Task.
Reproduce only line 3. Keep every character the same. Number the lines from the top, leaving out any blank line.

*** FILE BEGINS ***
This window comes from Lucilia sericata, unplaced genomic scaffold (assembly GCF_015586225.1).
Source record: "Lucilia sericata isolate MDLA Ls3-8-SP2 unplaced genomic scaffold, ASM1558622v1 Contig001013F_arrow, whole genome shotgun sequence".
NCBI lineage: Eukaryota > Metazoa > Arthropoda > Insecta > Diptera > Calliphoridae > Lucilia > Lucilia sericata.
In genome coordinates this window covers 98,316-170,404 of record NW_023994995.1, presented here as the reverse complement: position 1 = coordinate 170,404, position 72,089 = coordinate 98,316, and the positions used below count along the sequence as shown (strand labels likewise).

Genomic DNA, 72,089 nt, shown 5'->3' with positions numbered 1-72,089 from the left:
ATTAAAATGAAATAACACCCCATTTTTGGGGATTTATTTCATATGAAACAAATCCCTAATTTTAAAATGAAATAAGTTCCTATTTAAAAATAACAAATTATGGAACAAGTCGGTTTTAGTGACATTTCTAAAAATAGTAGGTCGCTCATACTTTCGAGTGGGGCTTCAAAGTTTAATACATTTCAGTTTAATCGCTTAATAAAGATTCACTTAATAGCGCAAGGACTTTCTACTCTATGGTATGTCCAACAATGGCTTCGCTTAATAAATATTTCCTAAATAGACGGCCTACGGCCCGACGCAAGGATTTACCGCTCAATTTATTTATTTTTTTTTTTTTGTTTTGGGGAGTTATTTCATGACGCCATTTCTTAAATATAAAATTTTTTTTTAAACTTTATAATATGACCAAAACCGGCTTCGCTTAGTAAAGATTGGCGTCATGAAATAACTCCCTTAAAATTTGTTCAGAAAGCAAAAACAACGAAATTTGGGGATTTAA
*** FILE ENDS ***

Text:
NCBI lineage: Eukaryota > Metazoa > Arthropoda > Insecta > Diptera > Calliphoridae > Lucilia > Lucilia sericata.